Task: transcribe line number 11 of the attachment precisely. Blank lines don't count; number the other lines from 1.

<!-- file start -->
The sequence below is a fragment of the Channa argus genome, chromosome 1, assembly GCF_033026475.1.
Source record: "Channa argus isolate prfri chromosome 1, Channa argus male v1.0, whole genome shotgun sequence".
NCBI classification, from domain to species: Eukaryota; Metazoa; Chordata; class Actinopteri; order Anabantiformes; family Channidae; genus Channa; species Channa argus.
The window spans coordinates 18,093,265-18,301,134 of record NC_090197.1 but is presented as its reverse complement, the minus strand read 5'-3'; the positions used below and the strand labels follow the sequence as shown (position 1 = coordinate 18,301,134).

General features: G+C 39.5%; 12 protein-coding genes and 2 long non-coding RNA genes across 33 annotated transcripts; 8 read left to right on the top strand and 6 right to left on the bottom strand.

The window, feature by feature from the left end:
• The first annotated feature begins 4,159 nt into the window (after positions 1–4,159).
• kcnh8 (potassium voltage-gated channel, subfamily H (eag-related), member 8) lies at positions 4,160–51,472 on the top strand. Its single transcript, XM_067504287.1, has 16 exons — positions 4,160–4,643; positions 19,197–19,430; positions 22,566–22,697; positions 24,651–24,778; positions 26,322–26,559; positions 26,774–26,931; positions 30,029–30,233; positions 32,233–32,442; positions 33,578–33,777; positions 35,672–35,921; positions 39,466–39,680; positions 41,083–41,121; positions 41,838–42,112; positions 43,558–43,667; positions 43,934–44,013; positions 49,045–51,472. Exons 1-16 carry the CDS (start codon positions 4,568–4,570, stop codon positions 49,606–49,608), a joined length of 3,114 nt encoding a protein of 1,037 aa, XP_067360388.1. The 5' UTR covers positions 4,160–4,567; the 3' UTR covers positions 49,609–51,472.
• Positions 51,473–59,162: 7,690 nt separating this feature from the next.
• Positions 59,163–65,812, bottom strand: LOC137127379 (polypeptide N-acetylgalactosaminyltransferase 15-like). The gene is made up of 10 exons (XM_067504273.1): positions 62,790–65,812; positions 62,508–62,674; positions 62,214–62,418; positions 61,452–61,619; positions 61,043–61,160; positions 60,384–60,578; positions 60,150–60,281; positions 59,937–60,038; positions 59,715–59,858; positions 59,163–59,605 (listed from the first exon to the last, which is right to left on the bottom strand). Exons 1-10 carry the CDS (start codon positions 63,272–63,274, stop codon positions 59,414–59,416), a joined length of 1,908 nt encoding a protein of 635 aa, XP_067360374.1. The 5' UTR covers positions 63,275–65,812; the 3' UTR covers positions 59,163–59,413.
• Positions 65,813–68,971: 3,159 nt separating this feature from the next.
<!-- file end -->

• Positions 65,813–68,971: 3,159 nt separating this feature from the next.